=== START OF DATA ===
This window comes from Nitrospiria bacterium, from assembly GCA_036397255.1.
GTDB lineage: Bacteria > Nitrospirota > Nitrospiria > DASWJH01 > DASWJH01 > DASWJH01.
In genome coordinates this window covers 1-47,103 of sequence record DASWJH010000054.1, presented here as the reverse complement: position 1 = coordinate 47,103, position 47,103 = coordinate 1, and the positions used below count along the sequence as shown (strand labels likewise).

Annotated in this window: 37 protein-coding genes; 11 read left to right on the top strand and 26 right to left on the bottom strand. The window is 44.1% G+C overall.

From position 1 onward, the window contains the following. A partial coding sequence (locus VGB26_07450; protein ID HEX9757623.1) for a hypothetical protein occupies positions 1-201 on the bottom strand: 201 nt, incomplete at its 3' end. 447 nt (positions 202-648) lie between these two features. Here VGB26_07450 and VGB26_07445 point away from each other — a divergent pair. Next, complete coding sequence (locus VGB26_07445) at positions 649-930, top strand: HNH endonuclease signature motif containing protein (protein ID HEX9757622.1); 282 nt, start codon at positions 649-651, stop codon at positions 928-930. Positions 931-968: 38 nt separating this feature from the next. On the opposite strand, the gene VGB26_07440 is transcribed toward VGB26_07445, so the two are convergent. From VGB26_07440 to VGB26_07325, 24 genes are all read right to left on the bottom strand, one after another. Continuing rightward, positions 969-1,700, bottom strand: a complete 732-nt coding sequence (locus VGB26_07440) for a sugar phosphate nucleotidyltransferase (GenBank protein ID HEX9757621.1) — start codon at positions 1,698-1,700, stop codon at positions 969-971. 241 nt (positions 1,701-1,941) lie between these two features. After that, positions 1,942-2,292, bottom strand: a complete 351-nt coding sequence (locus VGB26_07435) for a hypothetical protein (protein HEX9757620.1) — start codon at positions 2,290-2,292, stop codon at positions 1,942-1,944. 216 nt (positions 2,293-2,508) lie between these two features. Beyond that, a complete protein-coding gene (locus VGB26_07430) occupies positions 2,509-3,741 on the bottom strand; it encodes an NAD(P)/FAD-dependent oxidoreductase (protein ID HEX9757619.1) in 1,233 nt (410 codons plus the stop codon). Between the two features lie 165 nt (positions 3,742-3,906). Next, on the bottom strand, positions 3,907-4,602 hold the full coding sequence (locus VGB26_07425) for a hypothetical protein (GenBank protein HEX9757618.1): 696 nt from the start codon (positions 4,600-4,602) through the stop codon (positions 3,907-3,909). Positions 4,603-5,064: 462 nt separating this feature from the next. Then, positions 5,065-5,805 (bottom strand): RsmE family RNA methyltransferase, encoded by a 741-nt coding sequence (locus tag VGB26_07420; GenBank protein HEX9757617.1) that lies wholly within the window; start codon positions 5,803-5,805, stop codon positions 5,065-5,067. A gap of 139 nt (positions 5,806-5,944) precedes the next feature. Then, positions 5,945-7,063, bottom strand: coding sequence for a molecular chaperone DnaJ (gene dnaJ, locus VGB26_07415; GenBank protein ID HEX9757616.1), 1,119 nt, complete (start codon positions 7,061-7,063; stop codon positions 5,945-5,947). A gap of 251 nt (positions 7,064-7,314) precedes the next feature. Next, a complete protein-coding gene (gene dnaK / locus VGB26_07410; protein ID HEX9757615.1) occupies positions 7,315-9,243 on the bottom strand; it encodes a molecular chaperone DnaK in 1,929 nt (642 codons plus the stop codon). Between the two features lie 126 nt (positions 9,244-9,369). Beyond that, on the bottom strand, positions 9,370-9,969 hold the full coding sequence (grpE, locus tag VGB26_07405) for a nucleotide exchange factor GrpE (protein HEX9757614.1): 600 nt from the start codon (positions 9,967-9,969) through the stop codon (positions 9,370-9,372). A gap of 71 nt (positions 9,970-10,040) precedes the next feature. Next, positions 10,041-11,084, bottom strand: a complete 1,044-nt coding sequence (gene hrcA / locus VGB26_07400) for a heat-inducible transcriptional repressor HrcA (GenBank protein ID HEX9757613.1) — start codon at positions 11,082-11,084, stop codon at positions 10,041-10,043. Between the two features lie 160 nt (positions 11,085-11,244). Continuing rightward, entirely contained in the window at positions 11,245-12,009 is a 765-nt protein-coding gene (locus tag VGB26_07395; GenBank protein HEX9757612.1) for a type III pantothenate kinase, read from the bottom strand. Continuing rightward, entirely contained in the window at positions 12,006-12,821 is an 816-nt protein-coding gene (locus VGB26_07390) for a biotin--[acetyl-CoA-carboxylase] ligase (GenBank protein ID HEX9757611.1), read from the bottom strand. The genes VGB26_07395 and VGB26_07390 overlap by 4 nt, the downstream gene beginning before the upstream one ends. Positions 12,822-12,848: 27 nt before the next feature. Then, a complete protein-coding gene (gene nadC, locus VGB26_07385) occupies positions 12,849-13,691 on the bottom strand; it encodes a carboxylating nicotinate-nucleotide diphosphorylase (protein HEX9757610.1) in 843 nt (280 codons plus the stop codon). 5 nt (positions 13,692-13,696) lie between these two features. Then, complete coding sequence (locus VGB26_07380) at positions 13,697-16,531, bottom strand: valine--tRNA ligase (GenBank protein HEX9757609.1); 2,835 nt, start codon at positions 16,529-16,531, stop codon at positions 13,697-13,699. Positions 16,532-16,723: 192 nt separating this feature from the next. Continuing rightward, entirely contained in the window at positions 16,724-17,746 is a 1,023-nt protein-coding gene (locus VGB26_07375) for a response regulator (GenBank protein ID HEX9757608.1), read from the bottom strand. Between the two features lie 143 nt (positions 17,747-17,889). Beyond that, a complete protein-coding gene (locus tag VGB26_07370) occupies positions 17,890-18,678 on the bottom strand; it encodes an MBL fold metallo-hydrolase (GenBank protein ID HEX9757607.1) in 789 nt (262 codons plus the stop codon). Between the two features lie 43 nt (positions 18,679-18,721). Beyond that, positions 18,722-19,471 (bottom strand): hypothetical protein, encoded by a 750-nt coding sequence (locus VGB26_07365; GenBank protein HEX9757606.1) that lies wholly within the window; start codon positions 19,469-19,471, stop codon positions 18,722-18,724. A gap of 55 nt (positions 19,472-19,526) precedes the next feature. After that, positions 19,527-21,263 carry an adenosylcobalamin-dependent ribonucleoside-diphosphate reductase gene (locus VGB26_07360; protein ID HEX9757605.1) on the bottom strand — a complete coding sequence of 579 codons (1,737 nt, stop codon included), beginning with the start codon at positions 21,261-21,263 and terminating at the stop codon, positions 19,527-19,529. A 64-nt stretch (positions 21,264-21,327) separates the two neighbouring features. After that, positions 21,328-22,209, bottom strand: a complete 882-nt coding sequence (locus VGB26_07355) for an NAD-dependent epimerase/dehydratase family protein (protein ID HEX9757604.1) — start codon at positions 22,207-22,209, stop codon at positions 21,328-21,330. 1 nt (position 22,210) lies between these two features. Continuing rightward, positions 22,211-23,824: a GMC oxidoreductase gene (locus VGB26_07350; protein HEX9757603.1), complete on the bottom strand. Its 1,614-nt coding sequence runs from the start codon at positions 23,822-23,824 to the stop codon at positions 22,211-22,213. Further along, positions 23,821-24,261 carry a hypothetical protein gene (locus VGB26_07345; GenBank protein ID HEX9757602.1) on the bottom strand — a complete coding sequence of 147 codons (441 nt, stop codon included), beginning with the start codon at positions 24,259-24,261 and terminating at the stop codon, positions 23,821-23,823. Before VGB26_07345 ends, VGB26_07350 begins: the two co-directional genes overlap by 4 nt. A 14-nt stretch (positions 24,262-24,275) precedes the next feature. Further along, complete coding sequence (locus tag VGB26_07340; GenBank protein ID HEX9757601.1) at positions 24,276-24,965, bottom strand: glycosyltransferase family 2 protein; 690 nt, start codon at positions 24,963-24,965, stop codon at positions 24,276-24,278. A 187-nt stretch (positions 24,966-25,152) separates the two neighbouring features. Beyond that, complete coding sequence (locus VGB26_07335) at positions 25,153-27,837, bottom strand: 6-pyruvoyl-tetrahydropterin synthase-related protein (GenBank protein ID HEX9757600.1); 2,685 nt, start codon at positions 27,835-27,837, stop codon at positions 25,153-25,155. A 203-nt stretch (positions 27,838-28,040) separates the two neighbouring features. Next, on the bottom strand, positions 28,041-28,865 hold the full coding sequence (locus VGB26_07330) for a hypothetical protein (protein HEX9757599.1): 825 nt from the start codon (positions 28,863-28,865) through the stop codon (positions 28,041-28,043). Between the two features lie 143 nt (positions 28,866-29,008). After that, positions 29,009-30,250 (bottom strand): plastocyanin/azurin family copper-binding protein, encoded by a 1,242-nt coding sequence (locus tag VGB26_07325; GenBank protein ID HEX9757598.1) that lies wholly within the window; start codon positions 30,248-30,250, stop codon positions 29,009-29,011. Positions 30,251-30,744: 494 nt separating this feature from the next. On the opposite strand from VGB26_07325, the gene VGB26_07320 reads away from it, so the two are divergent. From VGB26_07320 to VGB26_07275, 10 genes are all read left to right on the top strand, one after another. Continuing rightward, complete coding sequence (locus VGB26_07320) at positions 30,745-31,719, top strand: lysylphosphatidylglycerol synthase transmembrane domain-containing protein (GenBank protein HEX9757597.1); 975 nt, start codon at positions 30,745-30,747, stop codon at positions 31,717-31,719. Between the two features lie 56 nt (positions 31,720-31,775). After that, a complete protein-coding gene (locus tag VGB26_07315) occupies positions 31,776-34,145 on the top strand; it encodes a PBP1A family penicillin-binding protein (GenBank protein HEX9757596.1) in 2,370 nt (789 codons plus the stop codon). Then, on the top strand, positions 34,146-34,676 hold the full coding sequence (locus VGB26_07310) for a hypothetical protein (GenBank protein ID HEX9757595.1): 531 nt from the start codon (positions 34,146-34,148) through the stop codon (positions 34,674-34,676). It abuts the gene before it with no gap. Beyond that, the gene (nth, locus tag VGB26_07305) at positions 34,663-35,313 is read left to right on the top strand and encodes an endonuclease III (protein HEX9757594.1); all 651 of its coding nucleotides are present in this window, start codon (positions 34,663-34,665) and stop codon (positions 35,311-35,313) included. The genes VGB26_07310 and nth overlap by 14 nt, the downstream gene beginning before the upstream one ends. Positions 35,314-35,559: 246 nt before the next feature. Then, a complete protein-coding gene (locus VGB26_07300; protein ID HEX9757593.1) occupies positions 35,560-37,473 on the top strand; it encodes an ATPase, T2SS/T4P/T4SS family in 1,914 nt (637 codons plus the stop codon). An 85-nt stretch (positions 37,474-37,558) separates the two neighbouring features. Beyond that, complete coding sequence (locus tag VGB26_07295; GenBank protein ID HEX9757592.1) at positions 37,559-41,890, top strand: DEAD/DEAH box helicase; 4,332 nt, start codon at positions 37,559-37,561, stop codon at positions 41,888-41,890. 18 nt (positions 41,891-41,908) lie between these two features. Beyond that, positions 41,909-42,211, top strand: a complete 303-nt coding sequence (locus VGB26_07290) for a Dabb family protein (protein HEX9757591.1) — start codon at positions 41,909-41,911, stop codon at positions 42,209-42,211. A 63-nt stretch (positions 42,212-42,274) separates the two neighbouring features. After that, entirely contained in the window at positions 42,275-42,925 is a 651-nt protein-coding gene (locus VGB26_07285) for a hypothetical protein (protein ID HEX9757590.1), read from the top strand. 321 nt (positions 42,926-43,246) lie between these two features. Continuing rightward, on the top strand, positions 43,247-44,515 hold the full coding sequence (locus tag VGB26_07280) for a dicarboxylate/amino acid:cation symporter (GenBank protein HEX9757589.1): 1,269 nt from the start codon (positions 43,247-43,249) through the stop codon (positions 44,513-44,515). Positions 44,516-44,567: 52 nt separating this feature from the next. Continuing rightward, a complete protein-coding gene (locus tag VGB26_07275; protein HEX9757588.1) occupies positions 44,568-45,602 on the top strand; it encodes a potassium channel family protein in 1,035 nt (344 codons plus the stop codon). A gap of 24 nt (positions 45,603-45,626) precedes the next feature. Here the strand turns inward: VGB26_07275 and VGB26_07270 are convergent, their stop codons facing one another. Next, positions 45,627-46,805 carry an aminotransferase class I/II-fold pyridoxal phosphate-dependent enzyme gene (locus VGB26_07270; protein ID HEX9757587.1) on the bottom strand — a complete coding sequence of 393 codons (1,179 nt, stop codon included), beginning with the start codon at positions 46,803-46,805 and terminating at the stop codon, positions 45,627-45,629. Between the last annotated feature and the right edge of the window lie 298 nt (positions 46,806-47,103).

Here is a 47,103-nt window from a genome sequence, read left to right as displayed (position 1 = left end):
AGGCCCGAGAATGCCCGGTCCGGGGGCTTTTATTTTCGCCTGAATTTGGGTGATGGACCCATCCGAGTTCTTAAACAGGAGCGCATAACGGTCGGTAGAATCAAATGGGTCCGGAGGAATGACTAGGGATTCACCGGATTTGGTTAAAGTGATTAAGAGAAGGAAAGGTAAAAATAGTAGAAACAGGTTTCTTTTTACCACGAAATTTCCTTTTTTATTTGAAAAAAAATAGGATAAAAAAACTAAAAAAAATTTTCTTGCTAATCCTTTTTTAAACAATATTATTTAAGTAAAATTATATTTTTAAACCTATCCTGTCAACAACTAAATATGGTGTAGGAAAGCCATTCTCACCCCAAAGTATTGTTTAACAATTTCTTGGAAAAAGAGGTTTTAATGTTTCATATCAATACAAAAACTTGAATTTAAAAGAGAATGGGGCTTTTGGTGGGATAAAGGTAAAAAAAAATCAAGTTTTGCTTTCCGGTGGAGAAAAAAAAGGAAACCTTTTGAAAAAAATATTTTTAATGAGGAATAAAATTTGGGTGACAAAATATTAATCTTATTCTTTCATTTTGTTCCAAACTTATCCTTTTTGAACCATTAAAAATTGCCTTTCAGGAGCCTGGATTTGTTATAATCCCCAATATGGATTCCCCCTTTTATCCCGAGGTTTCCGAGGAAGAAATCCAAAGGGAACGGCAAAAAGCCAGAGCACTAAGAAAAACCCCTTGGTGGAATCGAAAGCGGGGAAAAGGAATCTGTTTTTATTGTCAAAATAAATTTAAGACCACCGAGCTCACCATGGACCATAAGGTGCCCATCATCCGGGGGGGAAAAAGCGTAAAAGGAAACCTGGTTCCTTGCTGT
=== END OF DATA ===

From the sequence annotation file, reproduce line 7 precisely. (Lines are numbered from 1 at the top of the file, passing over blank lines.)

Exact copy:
AGGCCCGAGAATGCCCGGTCCGGGGGCTTTTATTTTCGCCTGAATTTGGGTGATGGACCCATCCGAGTTCTTAAACAGGAGCGCATAACGGTCGGTAGAATCAAATGGGTCCGGAGGAATGACTAGGGATTCACCGGATTTGGTTAAAGTGATTAAGAGAAGGAAAGGTAAAAATAGTAGAAACAGGTTTCTTTTTACCACGAAATTTCCTTTTTTATTTGAAAAAAAATAGGATAAAAAAACTAAAAAAAATTTTCTTGCTAATCCTTTTTTAAACAATATTATTTAAGTAAAATTATATTTTTAAACCTATCCTGTCAACAACTAAATATGGTGTAGGAAAGCCATTCTCACCCCAAAGTATTGTTTAACAATTTCTTGGAAAAAGAGGTTTTAATGTTTCATATCAATACAAAAACTTGAATTTAAAAGAGAATGGGGCTTTTGGTGGGATAAAGGTAAAAAAAAATCAAGTTTTGCTTTCCGGTGGAGAAAAAAAAGGAAACCTTTTGAAAAAAATATTTTTAATGAGGAATAAAATTTGGGTGACAAAATATTAATCTTATTCTTTCATTTTGTTCCAAACTTATCCTTTTTGAACCATTAAAAATTGCCTTTCAGGAGCCTGGATTTGTTATAATCCCCAATATGGATTCCCCCTTTTATCCCGAGGTTTCCGAGGAAGAAATCCAAAGGGAACGGCAAAAAGCCAGAGCACTAAGAAAAACCCCTTGGTGGAATCGAAAGCGGGGAAAAGGAATCTGTTTTTATTGTCAAAATAAATTTAAGACCACCGAGCTCACCATGGACCATAAGGTGCCCATCATCCGGGGGGGAAAAAGCGTAAAAGGAAACCTGGTTCCTTGCTGT